I prefer instead to see him in the dark satin privacy of nocturnal Venice. I often wait for him at the foot of the bridge between Castello and Saint Elena around midnight to see him after he finishes work. Confined by circumstance, we only exist in abstract, vacuum moments, teasing loves bites in broken tongues in the quiet corners of anonymity– having neither time nor space.  

Sometimes we get lost in translations under the obscuration of tired moonlight. We laugh wordlessly into each other’s eyes, catching glimpses of the gods between our waves of inner heaven, almost understanding. Other times we fit together– our quirks jugged, tranquil seashell grooves spooning in the sand. We float outwards like flowers swept along fertile waves, carried by a nostalgic breeze towards the far side of the horizon. 

Tonight he swims my depths and collects my treasures on a red bench in the park. We almost disappear into midnight fervor. Our whispers, mouths close, invigorate the foamy seas that beat in our aquamarine gazes, catching the evening between our tongues. I tease him with words hardly said, our faces come closer as I straddle his waist and press into him. I hold the back of his neck, pulling him in. My hair falls over our faces as we kiss in ablaze passion. His desire caresses my body, his firm grip reaches under my long skirt to squeeze my bare thighs. We speak in Italian, in heavy, wet, exasperated breaths. He bites my lip so hard that I feel the fossils of his teeth in my mouth the next day. I will chew the spot, longing to finish what has begun.  

Weeks accumulate on red benches and in quiet dead ends. Between kisses, I catch drops of his bitter impatient tones on my tongue. Rawness catalyzed– our combination sparks in a burning heat if lingered upon too long. Acidic unstable boldness, our tangent oddities erode his once-sharp marble idol, sculpted in my mind. I feel his rough face on my soft thighs. We are mortals in decay. 

Serafino

“Il sangue della madre” — the blood of the mother. The first drop of red meets my words on the page. Fingers feeling underneath my nose, I sigh to myself and dig through my bag for paper towels. Finding none, I hurry instead to grab my watercolor papers. I tip my face over them and watch as a lazy pile of blood accumulates, dripping inches above the page, blank and pure moments ago. I breathe through my mouth–  bubbles of wet air, my blood-choked throat coated in the metallic snare of life leaking. My eyes water as silent, simple red form, unrelentingly metronomic, escapes my body. I dip tired fingers into my pool of dark wine, now sticky, heterogenous, filmic with decay. My water bottle is almost empty, I’m dehydrated. Blood drips slow in step with the setting sun as I pinch the bridge of my nose.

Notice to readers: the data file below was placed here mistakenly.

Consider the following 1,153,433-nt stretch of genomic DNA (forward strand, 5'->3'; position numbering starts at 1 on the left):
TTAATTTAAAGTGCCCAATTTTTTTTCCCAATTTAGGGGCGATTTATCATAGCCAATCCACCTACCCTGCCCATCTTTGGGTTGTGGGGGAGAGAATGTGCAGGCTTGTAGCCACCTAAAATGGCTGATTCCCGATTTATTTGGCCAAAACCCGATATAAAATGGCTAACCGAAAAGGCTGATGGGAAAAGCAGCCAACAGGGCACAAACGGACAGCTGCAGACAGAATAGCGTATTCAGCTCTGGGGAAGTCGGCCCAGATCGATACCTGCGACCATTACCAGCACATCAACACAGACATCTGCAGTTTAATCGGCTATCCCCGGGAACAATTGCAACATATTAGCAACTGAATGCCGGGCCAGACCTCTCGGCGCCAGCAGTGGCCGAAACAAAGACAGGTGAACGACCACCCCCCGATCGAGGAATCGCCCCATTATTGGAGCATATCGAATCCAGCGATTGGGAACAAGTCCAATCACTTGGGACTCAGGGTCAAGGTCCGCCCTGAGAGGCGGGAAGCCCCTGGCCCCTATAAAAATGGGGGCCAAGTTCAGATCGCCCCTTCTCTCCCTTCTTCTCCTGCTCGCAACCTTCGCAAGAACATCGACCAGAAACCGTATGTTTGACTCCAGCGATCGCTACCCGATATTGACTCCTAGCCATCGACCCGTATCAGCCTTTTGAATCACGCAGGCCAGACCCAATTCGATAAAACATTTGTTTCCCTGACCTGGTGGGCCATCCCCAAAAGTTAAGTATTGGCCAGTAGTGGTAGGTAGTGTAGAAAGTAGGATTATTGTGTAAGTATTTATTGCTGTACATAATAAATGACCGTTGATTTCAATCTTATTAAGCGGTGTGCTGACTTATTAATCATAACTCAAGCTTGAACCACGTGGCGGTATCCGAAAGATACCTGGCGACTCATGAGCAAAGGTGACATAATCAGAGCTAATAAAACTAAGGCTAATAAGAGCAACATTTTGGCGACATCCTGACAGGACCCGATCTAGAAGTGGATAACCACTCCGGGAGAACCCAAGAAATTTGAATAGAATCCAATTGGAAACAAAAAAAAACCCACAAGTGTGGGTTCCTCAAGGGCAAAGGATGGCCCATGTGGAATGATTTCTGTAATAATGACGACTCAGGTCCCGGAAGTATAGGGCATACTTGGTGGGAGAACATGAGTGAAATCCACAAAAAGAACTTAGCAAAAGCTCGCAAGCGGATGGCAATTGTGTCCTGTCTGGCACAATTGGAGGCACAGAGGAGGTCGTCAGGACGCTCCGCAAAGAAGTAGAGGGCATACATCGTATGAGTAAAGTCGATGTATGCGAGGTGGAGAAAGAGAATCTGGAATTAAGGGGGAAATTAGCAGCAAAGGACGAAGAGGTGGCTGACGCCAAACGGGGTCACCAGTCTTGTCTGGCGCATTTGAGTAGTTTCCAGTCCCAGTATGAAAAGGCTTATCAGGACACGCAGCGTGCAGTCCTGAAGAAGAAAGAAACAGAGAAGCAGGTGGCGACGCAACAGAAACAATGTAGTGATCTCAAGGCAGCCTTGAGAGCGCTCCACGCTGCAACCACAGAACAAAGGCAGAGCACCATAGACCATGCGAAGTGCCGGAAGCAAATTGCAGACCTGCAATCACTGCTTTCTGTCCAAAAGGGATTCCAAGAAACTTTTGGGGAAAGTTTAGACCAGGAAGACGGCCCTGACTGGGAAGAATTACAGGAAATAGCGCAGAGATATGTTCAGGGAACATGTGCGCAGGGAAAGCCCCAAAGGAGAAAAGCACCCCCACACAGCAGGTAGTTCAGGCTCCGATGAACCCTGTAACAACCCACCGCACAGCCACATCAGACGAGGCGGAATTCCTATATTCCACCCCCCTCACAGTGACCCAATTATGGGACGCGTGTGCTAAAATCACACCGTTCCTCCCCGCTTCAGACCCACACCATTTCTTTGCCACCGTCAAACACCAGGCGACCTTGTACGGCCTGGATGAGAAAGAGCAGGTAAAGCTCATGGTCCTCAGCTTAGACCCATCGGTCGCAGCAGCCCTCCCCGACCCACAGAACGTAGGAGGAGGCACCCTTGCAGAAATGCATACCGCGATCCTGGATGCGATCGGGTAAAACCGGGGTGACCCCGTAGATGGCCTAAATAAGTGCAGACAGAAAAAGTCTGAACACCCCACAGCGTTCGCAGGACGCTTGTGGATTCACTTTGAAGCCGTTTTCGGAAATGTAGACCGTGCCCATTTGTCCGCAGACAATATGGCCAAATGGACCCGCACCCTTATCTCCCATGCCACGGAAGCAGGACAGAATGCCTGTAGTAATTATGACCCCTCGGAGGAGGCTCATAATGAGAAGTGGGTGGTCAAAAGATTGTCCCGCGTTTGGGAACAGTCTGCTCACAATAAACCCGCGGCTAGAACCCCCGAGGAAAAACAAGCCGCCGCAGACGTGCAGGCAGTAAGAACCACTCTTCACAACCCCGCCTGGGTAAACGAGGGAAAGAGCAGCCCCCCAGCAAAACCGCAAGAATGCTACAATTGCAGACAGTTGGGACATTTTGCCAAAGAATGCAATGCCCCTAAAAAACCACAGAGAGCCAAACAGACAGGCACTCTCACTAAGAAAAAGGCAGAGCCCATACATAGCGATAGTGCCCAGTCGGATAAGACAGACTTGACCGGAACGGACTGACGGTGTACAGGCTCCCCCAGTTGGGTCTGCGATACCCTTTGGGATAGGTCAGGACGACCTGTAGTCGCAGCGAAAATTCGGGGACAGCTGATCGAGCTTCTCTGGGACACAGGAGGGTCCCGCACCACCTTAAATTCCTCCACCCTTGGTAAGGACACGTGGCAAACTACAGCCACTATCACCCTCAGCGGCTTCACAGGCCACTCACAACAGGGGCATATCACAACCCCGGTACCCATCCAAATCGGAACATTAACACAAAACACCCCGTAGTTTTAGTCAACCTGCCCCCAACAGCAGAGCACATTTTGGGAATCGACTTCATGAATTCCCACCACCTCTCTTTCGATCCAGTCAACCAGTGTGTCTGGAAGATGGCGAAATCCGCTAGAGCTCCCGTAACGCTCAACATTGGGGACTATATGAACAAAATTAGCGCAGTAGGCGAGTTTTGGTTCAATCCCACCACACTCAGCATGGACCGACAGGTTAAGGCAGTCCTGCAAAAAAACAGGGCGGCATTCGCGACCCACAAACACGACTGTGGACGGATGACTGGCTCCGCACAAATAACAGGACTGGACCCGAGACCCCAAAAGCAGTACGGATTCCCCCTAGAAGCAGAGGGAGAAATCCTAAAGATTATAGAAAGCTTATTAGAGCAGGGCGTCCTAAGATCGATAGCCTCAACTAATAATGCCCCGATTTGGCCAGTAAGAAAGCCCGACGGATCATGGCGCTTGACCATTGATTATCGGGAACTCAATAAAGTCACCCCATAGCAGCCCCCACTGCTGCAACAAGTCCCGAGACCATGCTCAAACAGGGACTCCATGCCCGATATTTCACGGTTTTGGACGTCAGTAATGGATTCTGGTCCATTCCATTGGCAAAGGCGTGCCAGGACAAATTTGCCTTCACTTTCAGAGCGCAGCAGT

Through the clotting I smelled the smoke of a nearby fire. Against the flames I see one man depart from his small group on the upper beach, heading towards me. His little silhouette grows closer: every part of his body is muscular; his smooth, rounded biceps in trifecta with his mature, bald head. My eyes follow his calves– his whole body comes into frame as he squats next to me, ocean roaring behind.  

“Is it blood?” he asks as he picks up my painting, before realizing the danger– yelping “pericoloso!” under his breath as he drops it. The paper gently sails down in the evening air and settles where it was. Destiny rearranged by micrometers, blood clean from my abyss, contaminated with future, with uncontrollable co-creation. Little bits of sand stuck in my fresh ink, forever now. Art my finite heart beated, labored to expel from the void and into creation, fingerprinted by every stranger, every breath, every gravitas chance.

He’s thirty seven, and comes to the beach after work every day to see his friends. He relays that I’ve been here often enough that the beach regulars have taken notice. I suppose he thought it was time I was introduced. “Vogli fumare?” 

“Senza tobacco, si.” He invites me to their fire to smoke. Eager for weed, even though I’m already high on edibles, I expeditiously pack my half-dried blood paintings, stacking them between blank sheets. I drove my damp, sandy towel into my bag and strolled towards the fire, feet dragging in the sand, my mind still lost and eyes still glossed in artful trance. 

Five of his friends sit around the fire, listening to music, too loud. They stare at my mystified figure, obscured in smokey overwhelm, my skin softly highlighted in small flames and crescent moonlight. The man sitting in the dilapidated lawn chair, tilted away to escape perpetual smoke, rolls a joint.  He’s the youngest– my age, with short hair and dark, smoldered green-gray eyes.